Effect of intravenous administration of tramadol hydrochloride on the minimum alveolar concentration of isoflurane in rabbits

Department of Small Animal Clinical Sciences, College of Veterinary Medicine, University of Tennessee, Knoxville, TN 37996, USA.
American Journal of Veterinary Research (Impact Factor: 1.35). 08/2009; DOI: 10.2460/javma.235.4.404
Source: OAI

ABSTRACT OBJECTIVE: To evaluate the effect of IV administration of tramadol hydrochloride on the minimum alveolar concentration of isoflurane (ISOMAC) that prevented purposeful movement of rabbits in response to a noxious stimulus. ANIMALS: Six 6- to 12-month-old female New Zealand White rabbits. PROCEDURES: Anesthesia was induced and maintained with isoflurane in oxygen. A baseline ISOMAC was determined by clamping a pedal digit with sponge forceps until gross purposeful movement was detected or a period of 60 seconds elapsed. Subsequently, tramadol (4.4 mg/kg) was administered IV and the posttreatment ISOMAC (ISOMAC(T)) was measured. RESULTS: Mean +/- SD ISOMAC and ISOMAC(T) values were 2.33 +/- 0.13% and 2.12 +/- 0.17%, respectively. The ISOMAC value decreased by 9 +/- 4% after tramadol was administered. Plasma tramadol and its major metabolite (M1) concentrations at the time of ISOMAC(T) determination varied widely (ranges, 181 to 636 ng/mL and 32 to 61 ng/mL, respectively). Intervals to determination of ISOMAC(T) and plasma tramadol and M1 concentrations were not correlated with percentage change in the ISOMAC. Heart rate decreased significantly immediately after tramadol administration but by 10 minutes afterward was not different from the pretreatment value. Systolic arterial blood pressure decreased to approximately 60 mm Hg for approximately 5 minutes in 3 rabbits after tramadol administration. No adverse effects were detected. CONCLUSIONS AND CLINICAL RELEVANCE: As administered, tramadol had a significant but clinically unimportant effect on the ISOMAC in rabbits. Higher doses of tramadol may provide clinically important reductions but may result in a greater degree of cardiovascular depression.

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    ABSTRACT: Objective-To evaluate the effect of a continuous rate infusion (CRI) of lidocaine on the minimum alveolar concentration (MAC) of isoflurane in rabbits. Animals-Five 12-month-old female New Zealand White rabbits (Oryctolagus cuniculus). Procedures-Rabbits were anesthetized with isoflurane. Baseline isoflurane MAC was determined by use of the tail clamp technique. A loading dose of lidocaine (2.0 mg/kg, IV) was administered followed by a CRI of lidocaine at 50 μg/kg/min. After 30 minutes, isoflurane MAC was determined. Another loading dose was administered, and the lidocaine CRI then was increased to 100 μg/kg/min. After 30 minutes, isoflurane MAC was determined again. Plasma samples were obtained for lidocaine analysis after each MAC determination. Results-Baseline isoflurane MAC was 2.09%, which was similar to previously reported values in this species. Lidocaine CRI at 50 and 100 μg/kg/min induced significant reductions in MAC. The 50 μg/kg/min CRI resulted in a mean plasma lidocaine concentration of 0.654 μg/mL and reduction of MAC by 10.5%. The 100 μg/kg/min CRI of lidocaine resulted in a mean plasma concentration of 1.578 μg/mL and reduction of MAC by 21.7%. Lidocaine also induced significant decreases in arterial blood pressure and heart rate. All cardiopulmonary variables were within reference ranges for rabbits anesthetized with inhalation anesthetics. No adverse effects were detected; all rabbits had an uncomplicated recovery from anesthesia. Conclusions and Clinical Relevance-Lidocaine administered as a CRI at 50 and 100 μg/kg/min decreased isoflurane MAC in rabbits. The IV administration of lidocaine may be a useful adjunct in anesthesia of rabbits.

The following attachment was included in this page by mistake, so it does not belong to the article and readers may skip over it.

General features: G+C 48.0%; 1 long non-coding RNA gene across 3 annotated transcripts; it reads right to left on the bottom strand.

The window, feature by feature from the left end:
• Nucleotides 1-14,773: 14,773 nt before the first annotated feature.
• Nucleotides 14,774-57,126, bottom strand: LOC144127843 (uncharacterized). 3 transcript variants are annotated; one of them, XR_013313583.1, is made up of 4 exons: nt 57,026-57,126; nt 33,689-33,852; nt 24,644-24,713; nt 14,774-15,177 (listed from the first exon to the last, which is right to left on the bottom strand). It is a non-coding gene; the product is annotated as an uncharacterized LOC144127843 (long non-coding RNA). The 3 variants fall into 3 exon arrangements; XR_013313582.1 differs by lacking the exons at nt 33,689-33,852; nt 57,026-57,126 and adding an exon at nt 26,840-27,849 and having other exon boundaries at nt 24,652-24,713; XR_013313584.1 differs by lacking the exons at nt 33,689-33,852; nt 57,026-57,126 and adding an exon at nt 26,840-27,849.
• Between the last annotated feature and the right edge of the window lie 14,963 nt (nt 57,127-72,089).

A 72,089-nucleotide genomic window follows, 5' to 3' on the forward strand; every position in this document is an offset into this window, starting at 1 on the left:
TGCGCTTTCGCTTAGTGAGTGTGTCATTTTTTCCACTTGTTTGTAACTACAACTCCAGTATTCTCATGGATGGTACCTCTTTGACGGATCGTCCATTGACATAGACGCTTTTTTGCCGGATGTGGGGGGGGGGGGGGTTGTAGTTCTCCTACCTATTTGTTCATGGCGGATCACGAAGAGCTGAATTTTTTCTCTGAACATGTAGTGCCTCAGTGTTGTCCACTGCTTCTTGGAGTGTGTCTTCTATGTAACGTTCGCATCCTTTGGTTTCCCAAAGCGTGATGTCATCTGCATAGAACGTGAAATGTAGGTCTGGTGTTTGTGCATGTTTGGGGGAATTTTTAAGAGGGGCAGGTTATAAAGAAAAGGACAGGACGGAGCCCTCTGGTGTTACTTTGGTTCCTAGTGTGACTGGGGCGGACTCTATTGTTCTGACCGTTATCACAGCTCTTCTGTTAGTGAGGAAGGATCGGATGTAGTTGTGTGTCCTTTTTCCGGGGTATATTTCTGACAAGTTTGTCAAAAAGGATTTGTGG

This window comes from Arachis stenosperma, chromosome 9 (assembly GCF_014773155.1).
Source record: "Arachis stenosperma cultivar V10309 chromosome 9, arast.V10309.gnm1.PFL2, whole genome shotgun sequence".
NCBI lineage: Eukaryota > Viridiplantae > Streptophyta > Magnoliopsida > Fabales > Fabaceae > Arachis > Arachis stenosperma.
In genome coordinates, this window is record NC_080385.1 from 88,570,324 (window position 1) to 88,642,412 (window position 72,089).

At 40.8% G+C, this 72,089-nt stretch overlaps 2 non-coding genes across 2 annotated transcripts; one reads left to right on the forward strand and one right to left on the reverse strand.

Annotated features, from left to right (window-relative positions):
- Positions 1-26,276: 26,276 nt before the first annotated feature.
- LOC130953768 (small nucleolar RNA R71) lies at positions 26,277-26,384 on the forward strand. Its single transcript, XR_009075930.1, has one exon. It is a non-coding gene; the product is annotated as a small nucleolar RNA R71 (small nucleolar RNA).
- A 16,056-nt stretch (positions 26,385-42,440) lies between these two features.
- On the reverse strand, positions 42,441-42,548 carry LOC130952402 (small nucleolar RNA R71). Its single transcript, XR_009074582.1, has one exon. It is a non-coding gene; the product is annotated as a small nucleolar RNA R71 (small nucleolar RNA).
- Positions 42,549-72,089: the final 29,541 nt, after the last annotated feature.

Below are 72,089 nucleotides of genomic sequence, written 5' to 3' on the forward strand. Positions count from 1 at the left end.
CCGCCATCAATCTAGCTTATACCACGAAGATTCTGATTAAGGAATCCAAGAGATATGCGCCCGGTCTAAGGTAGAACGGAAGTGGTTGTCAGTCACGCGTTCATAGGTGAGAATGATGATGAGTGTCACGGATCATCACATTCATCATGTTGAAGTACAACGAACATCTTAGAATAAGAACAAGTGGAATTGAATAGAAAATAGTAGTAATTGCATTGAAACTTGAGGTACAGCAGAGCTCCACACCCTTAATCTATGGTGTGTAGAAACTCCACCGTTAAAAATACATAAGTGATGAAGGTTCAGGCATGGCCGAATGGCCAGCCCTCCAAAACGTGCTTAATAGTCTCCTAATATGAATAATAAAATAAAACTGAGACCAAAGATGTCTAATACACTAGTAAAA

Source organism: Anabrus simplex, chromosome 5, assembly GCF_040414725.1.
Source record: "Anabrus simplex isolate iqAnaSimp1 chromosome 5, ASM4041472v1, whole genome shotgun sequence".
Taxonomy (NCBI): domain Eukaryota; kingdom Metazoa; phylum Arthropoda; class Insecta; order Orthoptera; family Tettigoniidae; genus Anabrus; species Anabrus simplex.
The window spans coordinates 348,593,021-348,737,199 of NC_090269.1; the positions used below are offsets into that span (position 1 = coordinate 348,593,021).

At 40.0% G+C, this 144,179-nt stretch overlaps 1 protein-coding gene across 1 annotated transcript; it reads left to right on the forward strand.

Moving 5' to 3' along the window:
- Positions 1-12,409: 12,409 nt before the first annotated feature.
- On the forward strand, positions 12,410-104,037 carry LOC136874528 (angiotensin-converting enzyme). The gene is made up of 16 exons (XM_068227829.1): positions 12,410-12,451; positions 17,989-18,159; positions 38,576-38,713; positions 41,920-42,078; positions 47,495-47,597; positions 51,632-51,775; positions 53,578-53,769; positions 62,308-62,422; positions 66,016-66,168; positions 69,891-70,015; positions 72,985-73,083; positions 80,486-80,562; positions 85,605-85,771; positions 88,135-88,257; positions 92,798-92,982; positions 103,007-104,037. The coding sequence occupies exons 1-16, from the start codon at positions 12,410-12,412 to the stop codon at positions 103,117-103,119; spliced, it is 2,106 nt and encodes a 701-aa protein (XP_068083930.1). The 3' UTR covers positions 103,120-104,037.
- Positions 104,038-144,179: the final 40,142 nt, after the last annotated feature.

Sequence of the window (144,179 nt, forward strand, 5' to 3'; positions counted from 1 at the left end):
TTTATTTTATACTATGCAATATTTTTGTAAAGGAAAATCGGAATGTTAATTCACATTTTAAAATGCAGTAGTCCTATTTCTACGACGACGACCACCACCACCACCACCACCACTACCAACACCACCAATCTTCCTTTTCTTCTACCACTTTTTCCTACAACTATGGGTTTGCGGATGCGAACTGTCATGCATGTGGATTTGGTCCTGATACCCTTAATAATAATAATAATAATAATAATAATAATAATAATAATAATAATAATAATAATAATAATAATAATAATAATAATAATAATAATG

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    ABSTRACT: Cardiovascular effects of tramadol were evaluated in dogs anesthetized with sevoflurane. Six beagle dogs were anesthetized twice at 7 days interval. The minimum alveolar concentration (MAC) of sevoflurane was earlier determined in each dog. The dogs were then anesthetized with sevoflurane at 1.3 times of predetermined individual MAC and cardiovascular parameters were evaluated before (baseline) and after an intravenous injection of tramadol (4 mg/kg). The administration of tramadol produced a transient and mild increase in arterial blood pressure (ABP) (P=0.004) with prolonged increase in systemic vascular resistance (SVR) (P<0.0001). Compared with baseline value, mean ABP increased significantly at 5 min (119% of baseline value, P=0.003), 10 min (113%, P=0.027), and 15 min (111%, P=0.022). SVR also increased significantly at 5 min (128%, P<0.0001), 10 min (121%, P=0.026), 30 min (114%, P=0.025), 45 min (113%, P=0.025) and 60 min (112%, P=0.048). Plasma concentrations of tramadol were weakly correlated with the percentage changes in mean ABP (r=0.642, P<0.0001) and SVR (r=0.646, P<0.0001). There was no significant change in heart rate, cardiac output, cardiac index, stroke volume, pulmonary arterial pressure, right atrial pressure and pulmonary capillary wedge pressure. In conclusion, the administration of tramadol produces a prolonged peripheral vascular constriction in dogs anesthetized with sevoflurane, which is accompanied with a transient and mild increase in arterial blood pressure. It also indicated that the degree of vasoconstriction might depend on the plasma concentration of tramadol.
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Jun 1, 2014